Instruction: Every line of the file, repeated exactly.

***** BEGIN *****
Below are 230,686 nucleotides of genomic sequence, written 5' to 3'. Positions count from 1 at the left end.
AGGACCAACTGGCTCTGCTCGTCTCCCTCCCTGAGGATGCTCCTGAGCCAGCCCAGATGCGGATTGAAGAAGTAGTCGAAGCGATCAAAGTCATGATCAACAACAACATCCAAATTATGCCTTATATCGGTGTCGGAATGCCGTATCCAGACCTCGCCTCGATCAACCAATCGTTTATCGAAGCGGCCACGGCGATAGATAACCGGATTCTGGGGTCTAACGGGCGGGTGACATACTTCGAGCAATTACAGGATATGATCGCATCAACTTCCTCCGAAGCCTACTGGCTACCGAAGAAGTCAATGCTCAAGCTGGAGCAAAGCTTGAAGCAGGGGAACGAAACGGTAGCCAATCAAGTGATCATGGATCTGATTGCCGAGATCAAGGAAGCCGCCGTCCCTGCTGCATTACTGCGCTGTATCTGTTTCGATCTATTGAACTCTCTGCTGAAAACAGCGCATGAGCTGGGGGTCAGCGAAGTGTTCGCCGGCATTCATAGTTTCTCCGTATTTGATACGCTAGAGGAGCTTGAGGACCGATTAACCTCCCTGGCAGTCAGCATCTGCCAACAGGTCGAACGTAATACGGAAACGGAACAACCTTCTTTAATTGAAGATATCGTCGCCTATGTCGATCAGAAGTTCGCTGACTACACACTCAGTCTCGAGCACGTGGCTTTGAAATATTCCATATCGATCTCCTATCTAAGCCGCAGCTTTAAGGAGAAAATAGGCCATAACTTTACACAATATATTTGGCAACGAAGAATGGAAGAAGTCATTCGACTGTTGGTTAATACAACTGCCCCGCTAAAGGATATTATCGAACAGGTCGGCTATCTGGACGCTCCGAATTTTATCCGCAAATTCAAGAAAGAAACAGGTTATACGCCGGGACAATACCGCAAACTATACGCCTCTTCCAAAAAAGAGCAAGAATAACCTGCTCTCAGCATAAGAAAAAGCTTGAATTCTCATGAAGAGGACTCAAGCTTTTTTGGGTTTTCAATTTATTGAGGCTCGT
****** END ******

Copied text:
Below are 230,686 nucleotides of genomic sequence, written 5' to 3'. Positions count from 1 at the left end.
AGGACCAACTGGCTCTGCTCGTCTCCCTCCCTGAGGATGCTCCTGAGCCAGCCCAGATGCGGATTGAAGAAGTAGTCGAAGCGATCAAAGTCATGATCAACAACAACATCCAAATTATGCCTTATATCGGTGTCGGAATGCCGTATCCAGACCTCGCCTCGATCAACCAATCGTTTATCGAAGCGGCCACGGCGATAGATAACCGGATTCTGGGGTCTAACGGGCGGGTGACATACTTCGAGCAATTACAGGATATGATCGCATCAACTTCCTCCGAAGCCTACTGGCTACCGAAGAAGTCAATGCTCAAGCTGGAGCAAAGCTTGAAGCAGGGGAACGAAACGGTAGCCAATCAAGTGATCATGGATCTGATTGCCGAGATCAAGGAAGCCGCCGTCCCTGCTGCATTACTGCGCTGTATCTGTTTCGATCTATTGAACTCTCTGCTGAAAACAGCGCATGAGCTGGGGGTCAGCGAAGTGTTCGCCGGCATTCATAGTTTCTCCGTATTTGATACGCTAGAGGAGCTTGAGGACCGATTAACCTCCCTGGCAGTCAGCATCTGCCAACAGGTCGAACGTAATACGGAAACGGAACAACCTTCTTTAATTGAAGATATCGTCGCCTATGTCGATCAGAAGTTCGCTGACTACACACTCAGTCTCGAGCACGTGGCTTTGAAATATTCCATATCGATCTCCTATCTAAGCCGCAGCTTTAAGGAGAAAATAGGCCATAACTTTACACAATATATTTGGCAACGAAGAATGGAAGAAGTCATTCGACTGTTGGTTAATACAACTGCCCCGCTAAAGGATATTATCGAACAGGTCGGCTATCTGGACGCTCCGAATTTTATCCGCAAATTCAAGAAAGAAACAGGTTATACGCCGGGACAATACCGCAAACTATACGCCTCTTCCAAAAAAGAGCAAGAATAACCTGCTCTCAGCATAAGAAAAAGCTTGAATTCTCATGAAGAGGACTCAAGCTTTTTTGGGTTTTCAATTTATTGAGGCTCGT